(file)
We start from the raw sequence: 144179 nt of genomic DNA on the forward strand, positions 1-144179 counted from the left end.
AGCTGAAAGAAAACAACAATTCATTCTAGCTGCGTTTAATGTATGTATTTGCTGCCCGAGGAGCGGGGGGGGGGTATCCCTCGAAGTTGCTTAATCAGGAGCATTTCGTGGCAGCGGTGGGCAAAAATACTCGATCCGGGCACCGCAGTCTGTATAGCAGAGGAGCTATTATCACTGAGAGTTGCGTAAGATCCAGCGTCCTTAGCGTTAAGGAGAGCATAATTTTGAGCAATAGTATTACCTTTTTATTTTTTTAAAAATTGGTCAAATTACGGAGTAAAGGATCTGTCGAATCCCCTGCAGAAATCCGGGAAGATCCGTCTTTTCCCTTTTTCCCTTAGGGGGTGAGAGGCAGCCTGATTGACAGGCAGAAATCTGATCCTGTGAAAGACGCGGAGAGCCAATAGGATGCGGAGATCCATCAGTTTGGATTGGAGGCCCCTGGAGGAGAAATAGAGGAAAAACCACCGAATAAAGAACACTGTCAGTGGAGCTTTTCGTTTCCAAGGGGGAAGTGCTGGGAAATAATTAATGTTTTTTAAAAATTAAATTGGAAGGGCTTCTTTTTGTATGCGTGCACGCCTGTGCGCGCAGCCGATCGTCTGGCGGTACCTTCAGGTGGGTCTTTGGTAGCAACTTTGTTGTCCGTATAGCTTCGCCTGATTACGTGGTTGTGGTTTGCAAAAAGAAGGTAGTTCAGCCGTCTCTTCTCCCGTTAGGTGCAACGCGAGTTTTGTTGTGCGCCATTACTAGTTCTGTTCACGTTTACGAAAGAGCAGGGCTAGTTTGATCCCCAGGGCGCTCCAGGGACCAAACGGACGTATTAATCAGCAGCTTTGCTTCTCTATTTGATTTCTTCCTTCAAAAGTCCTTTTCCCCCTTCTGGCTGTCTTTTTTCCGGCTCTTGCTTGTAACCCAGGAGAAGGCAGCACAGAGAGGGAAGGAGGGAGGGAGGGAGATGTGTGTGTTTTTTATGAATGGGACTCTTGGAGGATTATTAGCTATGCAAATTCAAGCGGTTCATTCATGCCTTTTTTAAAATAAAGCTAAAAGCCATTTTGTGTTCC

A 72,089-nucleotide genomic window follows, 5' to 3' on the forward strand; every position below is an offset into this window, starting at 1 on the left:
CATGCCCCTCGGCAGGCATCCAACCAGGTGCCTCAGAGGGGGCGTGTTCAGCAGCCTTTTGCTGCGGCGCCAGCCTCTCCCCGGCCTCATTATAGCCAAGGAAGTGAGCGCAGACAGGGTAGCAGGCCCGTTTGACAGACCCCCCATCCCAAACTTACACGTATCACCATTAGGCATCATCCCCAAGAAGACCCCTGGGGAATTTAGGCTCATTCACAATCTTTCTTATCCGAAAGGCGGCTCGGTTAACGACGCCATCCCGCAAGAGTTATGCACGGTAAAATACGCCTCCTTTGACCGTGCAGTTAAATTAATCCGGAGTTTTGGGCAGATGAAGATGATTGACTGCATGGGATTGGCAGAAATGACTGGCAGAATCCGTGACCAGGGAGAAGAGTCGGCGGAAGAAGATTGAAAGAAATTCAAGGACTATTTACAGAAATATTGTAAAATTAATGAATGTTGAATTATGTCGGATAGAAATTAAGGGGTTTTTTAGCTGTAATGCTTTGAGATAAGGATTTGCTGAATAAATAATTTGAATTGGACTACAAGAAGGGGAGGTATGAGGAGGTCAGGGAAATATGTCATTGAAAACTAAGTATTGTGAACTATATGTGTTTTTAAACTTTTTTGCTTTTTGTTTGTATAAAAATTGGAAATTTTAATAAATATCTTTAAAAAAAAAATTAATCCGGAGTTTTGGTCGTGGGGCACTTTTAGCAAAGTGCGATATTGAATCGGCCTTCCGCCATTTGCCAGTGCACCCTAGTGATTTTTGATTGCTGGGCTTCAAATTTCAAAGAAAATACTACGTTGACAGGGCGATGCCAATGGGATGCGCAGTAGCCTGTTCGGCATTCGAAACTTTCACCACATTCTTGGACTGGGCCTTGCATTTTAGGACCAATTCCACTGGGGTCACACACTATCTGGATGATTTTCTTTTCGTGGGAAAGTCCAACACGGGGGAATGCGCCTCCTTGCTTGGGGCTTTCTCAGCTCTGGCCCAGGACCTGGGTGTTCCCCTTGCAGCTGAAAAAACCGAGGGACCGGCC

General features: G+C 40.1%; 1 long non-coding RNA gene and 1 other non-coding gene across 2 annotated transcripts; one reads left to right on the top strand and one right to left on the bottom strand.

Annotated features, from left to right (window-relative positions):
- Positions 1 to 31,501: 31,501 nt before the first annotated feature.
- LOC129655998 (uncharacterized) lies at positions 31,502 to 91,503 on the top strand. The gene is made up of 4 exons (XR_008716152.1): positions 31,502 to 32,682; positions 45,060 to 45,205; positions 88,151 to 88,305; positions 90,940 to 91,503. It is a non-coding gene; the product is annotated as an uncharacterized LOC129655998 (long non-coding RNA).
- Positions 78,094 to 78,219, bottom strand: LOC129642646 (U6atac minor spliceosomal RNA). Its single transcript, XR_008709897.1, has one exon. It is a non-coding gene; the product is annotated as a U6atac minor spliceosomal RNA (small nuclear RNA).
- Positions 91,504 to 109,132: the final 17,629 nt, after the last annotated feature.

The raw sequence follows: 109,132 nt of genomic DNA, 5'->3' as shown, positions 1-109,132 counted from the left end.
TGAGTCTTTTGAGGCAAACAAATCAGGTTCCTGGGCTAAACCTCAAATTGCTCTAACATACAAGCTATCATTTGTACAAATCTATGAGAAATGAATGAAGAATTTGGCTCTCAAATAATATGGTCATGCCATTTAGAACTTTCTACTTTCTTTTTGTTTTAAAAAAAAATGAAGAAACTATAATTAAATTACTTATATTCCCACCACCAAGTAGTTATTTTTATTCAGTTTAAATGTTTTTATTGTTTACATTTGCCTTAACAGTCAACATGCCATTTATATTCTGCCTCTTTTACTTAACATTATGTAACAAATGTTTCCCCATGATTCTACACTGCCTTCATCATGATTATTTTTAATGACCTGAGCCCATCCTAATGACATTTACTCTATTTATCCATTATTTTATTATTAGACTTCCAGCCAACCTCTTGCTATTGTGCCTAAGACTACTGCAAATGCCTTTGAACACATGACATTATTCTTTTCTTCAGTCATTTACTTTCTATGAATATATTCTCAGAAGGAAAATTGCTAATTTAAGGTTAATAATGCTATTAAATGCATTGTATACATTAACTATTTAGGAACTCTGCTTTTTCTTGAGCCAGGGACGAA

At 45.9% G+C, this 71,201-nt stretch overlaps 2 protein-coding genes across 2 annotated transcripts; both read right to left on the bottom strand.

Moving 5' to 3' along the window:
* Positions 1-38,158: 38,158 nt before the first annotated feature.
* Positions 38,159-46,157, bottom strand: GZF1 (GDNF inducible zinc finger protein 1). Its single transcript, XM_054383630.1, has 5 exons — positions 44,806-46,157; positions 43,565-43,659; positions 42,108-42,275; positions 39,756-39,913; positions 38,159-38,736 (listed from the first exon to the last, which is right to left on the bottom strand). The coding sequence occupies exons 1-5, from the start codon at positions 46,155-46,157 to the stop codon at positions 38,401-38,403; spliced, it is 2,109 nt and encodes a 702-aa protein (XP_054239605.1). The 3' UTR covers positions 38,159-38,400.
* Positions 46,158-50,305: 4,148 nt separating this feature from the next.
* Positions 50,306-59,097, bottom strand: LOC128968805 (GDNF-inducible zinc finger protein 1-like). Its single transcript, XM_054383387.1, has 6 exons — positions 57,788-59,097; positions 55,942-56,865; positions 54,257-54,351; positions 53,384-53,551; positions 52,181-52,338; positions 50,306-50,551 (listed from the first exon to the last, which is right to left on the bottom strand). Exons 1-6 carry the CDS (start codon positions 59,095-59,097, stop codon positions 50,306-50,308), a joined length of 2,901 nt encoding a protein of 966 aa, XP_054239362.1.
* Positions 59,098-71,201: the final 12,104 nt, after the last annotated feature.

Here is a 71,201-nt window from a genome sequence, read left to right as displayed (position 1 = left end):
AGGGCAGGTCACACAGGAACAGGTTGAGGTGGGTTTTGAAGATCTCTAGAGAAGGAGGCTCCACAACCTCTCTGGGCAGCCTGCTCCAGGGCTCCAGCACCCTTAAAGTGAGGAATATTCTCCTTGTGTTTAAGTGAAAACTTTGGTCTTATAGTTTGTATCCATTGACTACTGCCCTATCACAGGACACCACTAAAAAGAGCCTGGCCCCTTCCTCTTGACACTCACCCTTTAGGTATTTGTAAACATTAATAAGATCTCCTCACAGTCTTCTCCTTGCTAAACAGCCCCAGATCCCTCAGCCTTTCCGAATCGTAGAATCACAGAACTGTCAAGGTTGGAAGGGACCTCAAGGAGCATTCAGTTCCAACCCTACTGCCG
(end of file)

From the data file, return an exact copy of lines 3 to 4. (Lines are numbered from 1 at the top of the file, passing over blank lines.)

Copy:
A 72,089-nucleotide genomic window follows, 5' to 3' on the forward strand; every position below is an offset into this window, starting at 1 on the left:
CATGCCCCTCGGCAGGCATCCAACCAGGTGCCTCAGAGGGGGCGTGTTCAGCAGCCTTTTGCTGCGGCGCCAGCCTCTCCCCGGCCTCATTATAGCCAAGGAAGTGAGCGCAGACAGGGTAGCAGGCCCGTTTGACAGACCCCCCATCCCAAACTTACACGTATCACCATTAGGCATCATCCCCAAGAAGACCCCTGGGGAATTTAGGCTCATTCACAATCTTTCTTATCCGAAAGGCGGCTCGGTTAACGACGCCATCCCGCAAGAGTTATGCACGGTAAAATACGCCTCCTTTGACCGTGCAGTTAAATTAATCCGGAGTTTTGGGCAGATGAAGATGATTGACTGCATGGGATTGGCAGAAATGACTGGCAGAATCCGTGACCAGGGAGAAGAGTCGGCGGAAGAAGATTGAAAGAAATTCAAGGACTATTTACAGAAATATTGTAAAATTAATGAATGTTGAATTATGTCGGATAGAAATTAAGGGGTTTTTTAGCTGTAATGCTTTGAGATAAGGATTTGCTGAATAAATAATTTGAATTGGACTACAAGAAGGGGAGGTATGAGGAGGTCAGGGAAATATGTCATTGAAAACTAAGTATTGTGAACTATATGTGTTTTTAAACTTTTTTGCTTTTTGTTTGTATAAAAATTGGAAATTTTAATAAATATCTTTAAAAAAAAAATTAATCCGGAGTTTTGGTCGTGGGGCACTTTTAGCAAAGTGCGATATTGAATCGGCCTTCCGCCATTTGCCAGTGCACCCTAGTGATTTTTGATTGCTGGGCTTCAAATTTCAAAGAAAATACTACGTTGACAGGGCGATGCCAATGGGATGCGCAGTAGCCTGTTCGGCATTCGAAACTTTCACCACATTCTTGGACTGGGCCTTGCATTTTAGGACCAATTCCACTGGGGTCACACACTATCTGGATGATTTTCTTTTCGTGGGAAAGTCCAACACGGGGGAATGCGCCTCCTTGCTTGGGGCTTTCTCAGCTCTGGCCCAGGACCTGGGTGTTCCCCTTGCAGCTGAAAAAACCGAGGGACCGGCC